Treponema pallidum

Treponema pallidum – An Overview

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Classification

Class- Spirochaetes
Order- Spirochaetales
Family- Spirochaetaceae
Genus- Treponema
Species- Treponema pallidum

Treponema pallidum

Image Source: Russell Publishing Limited.

Morphology of Treponema pallidum

  • Treponemes are thin, delicate, helically coiled, corkscrew-shaped organisms.
  • They are microaerophilic and actively motile.
  • They are measures about 10 to 14 micrometers long and 0.1 to 0.2 micrometer wide.
  • They have 8-24 sharp and angular spirals, at regular intervals of about 1 micrometer.

Cultural Characteristics of Treponema pallidum

  • This organism has not been successfully cultured in vitro.
  • Preservation media: 18-21 days.
  • Dieterle stain: Can be used to visualize T. pallidum.

Biochemical Characteristics of Treponema pallidum

  • Treponema is composed of approximately 70% proteins, 20% lipids, and 5% carbohydrates.
  • This lipid content is relatively high.
  • The lipid composition of T. pallidum is complex, consisting of several phospholipids, including cardiolipin and poorly characterized glycolipid.

Antigenic Structure

Treponema induces at least 3 types of antibodies.

a) Reagin antibodies: react in standard or non-specific test for syphilis.
b) Group antigen: found in pathogenic and non-pathogenic treponemes.
c) Polysaccharide antigen: species-specific, demonstrated by specific T. pallidum tests.

Virulence Factors

  • Following attachment, a cell-bound toxin results in lysis of the cells.
  • Intact cell layers with tight junctions support bacterial attachment but hyaluronidase treatment of cells decreases attachment.

Resistance

  • It is a fastidious organism that exhibits narrow optical ranges of pH 7.2 to 7.4 and temperature 30 to 37°C.
  • It is rapidly inactivated by mild heat (41-42°C in one hour), cold ( 0-4°C in 1-3 days), drying, and most disinfectants.

Pathogenesis

  • It caused Syphilis disease.
  • Humans are the only natural host for T. pallidum and infection occurs through sexual contact.
  • The organism penetrates the mucous membrane or enters minuscule breaks in the skin.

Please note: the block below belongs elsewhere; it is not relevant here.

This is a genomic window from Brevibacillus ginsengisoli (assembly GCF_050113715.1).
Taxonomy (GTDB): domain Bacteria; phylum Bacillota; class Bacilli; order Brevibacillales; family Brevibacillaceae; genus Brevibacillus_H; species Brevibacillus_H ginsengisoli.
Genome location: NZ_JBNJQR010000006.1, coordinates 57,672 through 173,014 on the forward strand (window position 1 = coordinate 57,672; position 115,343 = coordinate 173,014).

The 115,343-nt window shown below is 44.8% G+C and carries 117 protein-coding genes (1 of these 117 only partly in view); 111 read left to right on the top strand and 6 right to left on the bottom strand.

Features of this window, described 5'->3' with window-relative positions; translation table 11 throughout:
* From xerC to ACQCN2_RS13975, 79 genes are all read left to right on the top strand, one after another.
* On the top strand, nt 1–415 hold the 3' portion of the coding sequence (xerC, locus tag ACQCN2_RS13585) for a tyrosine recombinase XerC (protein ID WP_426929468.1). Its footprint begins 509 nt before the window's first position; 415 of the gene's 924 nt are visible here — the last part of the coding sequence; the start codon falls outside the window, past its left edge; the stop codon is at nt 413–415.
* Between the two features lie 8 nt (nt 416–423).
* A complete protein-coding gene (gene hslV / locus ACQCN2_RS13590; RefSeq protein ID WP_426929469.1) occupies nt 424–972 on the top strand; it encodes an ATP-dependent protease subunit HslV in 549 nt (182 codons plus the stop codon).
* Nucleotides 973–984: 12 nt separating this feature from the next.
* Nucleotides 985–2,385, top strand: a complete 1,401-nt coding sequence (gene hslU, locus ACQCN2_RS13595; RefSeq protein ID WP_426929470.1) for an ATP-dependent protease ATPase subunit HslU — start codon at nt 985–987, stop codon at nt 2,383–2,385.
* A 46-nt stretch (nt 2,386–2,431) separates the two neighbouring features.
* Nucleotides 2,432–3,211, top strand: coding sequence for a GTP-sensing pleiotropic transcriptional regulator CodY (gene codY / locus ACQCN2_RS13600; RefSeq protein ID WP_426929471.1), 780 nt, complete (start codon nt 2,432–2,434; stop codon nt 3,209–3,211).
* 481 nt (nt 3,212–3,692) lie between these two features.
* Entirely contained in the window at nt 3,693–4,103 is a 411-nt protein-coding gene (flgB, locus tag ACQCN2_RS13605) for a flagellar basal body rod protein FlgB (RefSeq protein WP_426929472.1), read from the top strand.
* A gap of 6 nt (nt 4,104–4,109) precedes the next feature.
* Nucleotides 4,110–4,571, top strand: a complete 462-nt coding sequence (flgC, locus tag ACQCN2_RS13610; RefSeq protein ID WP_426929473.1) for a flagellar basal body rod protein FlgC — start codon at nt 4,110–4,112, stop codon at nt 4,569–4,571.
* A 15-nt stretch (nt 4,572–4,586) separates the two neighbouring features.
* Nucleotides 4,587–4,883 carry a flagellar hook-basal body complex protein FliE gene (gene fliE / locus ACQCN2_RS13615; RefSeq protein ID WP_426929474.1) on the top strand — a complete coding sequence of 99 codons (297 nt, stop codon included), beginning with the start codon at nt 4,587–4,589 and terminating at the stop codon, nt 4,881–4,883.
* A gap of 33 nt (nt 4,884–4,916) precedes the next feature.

• In the women, the initial lesion is usually on the labia, the walls of the vagina, or the cervix.
  • In men, it is on the shaft or glans of the penis.
  • A chancre (a small hard painless nodule at the site of entry of pathogen) also may occur on lips, tongue, tonsils, anus, or other skin areas.
  • Perivascular inflammation: This typically consists of a proliferation of adventitial cells; perivascular cuffing with lymphocytes, monocytes, and plasma cells; and swelling and proliferation of endothelial cells.

Clinical Manifestation of Treponema pallidum

1. Primary syphilis:-

Primary lesion or “Chancre” develops at the site of inoculation after 18-21 days.

Chancre:

• Progresses from macule to papule to ulcer.

• Typically painless, indurated, and has a clean base.

• Highly infectious

• Cartilage like consistency

• Heals spontaneously within 1 to 6 weeks.

• 25% present with multiple lesions.

• Chancre also can develop on the cervix, tongue, lips, or other parts of the body.

2. Secondary syphilis:-

• Secondary lesions occur 3 to 6 weeks after the primary chancre appears.

• may persist for weeks to months.

• primary and secondary stages may overlap.

• Mucocutaneous lesions are most common.

• SYMPTOMS: Fever, Swollen lymph glands, sore throat, patchy hair loss, weight loss, headache, muscle aches, fatigue.

3. Latent syphilis:-

  • The host suppresses infection – no lesions are clinically seen.
  • The only evidence is a positive serologic test.
  • May occur between:

a) primary & secondary stages
b) secondary relapses
c) after the secondary stage.

# Categories:

a) Early latent – <1 year duration

b) Late latent – > equal to 1 year duration.

A. Late syphilis

• Approximately 30% of untreated patients progress to the tertiary stage within 1 to 20 years.

• Rare because of the widespread availability and use of antibiotics.

• SYMPTOMS:

I. Cardiovascular syphilis

II. Neurosyphilis

B. Congenital syphilis

• Occurs when T. pallidum is transmitted from a pregnant woman to her fetus.

• May leads to; stillbirth and neonatal death.

References and Sources

  1. 14% – https://www.slideshare.net/daulatramdhaked/treponema-pallidum-tutorial-1712014
  2. 14% – https://www.ncbi.nlm.nih.gov/books/NBK7716/
  3. 8% – https://www.slideshare.net/Prbn/treponema-pallidum-49670354
  4. 4% – https://www.slideshare.net/AmirRajaey/treponema-pallidum-74385505
  5. 3% – https://www.powershow.com/view/104cc-ZTdmY/Syphilis_powerpoint_ppt_presentation?varnishcache=1
  6. 2% – https://www.uptodate.com/contents/congenital-syphilis-clinical-features-and-diagnosis/print#!
  7. 1% – https://www.cdc.gov/std/syphilis/stdfact-syphilis-detailed.htm
  8. 1% – https://medical-dictionary.thefreedictionary.com/chancre
  9. 1% – https://en.m.wikipedia.org/wiki/Spirochaete
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